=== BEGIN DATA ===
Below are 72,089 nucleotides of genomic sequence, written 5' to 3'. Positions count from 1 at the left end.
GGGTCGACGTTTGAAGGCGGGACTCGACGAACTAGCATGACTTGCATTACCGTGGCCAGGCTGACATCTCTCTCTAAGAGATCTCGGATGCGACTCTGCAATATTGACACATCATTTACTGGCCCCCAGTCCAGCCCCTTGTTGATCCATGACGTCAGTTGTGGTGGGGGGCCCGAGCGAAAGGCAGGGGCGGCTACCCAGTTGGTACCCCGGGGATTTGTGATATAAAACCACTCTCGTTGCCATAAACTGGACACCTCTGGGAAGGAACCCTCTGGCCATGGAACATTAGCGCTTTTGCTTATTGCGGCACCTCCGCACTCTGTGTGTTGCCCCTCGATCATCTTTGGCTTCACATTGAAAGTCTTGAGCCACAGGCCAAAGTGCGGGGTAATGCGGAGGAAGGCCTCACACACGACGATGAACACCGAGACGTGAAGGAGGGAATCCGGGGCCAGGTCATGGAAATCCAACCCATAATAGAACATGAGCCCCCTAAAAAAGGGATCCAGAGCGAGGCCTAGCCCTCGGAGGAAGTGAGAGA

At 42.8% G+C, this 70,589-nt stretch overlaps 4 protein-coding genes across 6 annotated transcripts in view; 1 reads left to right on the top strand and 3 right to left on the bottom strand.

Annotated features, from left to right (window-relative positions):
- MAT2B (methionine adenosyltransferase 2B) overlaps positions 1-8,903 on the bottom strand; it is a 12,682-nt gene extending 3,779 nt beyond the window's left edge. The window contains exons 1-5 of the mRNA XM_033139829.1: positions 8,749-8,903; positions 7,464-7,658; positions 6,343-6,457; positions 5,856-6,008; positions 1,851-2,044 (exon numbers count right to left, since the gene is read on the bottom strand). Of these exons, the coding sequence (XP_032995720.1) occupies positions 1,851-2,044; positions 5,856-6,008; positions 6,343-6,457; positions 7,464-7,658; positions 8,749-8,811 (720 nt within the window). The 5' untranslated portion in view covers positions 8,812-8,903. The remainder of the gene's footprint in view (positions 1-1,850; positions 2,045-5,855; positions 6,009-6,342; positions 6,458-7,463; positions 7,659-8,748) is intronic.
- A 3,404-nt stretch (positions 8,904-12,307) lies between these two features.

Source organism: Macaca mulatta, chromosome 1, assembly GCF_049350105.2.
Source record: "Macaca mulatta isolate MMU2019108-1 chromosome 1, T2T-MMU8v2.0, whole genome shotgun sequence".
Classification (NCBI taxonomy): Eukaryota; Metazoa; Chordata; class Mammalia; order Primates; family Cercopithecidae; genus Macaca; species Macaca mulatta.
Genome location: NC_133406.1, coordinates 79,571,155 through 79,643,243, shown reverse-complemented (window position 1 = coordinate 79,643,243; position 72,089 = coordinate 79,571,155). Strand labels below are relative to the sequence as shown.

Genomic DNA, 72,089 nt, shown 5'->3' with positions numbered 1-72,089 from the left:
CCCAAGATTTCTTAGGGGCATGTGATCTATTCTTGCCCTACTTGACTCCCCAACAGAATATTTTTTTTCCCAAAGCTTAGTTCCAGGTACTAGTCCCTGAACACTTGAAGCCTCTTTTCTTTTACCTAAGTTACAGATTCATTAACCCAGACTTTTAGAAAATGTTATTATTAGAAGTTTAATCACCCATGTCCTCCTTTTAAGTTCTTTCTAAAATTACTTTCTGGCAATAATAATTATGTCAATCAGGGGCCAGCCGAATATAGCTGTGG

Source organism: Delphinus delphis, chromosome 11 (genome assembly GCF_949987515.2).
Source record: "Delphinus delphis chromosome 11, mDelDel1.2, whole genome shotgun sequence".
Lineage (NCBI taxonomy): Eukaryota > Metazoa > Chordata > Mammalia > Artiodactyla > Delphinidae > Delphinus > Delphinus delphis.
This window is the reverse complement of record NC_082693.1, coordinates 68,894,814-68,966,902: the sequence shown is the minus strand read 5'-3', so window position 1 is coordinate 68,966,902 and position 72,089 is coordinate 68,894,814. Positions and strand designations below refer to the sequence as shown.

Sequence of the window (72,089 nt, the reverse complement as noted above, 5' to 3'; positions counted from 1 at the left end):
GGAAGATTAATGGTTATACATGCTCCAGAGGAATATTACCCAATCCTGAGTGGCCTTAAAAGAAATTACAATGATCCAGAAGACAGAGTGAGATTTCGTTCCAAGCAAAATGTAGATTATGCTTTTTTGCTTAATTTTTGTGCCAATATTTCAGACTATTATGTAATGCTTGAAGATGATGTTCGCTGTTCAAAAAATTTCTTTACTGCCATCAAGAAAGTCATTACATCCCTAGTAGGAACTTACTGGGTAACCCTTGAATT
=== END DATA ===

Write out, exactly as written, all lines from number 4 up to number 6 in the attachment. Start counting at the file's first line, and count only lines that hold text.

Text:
Annotated features, from left to right (window-relative positions):
- MAT2B (methionine adenosyltransferase 2B) overlaps positions 1-8,903 on the bottom strand; it is a 12,682-nt gene extending 3,779 nt beyond the window's left edge. The window contains exons 1-5 of the mRNA XM_033139829.1: positions 8,749-8,903; positions 7,464-7,658; positions 6,343-6,457; positions 5,856-6,008; positions 1,851-2,044 (exon numbers count right to left, since the gene is read on the bottom strand). Of these exons, the coding sequence (XP_032995720.1) occupies positions 1,851-2,044; positions 5,856-6,008; positions 6,343-6,457; positions 7,464-7,658; positions 8,749-8,811 (720 nt within the window). The 5' untranslated portion in view covers positions 8,812-8,903. The remainder of the gene's footprint in view (positions 1-1,850; positions 2,045-5,855; positions 6,009-6,342; positions 6,458-7,463; positions 7,659-8,748) is intronic.
- A 3,404-nt stretch (positions 8,904-12,307) lies between these two features.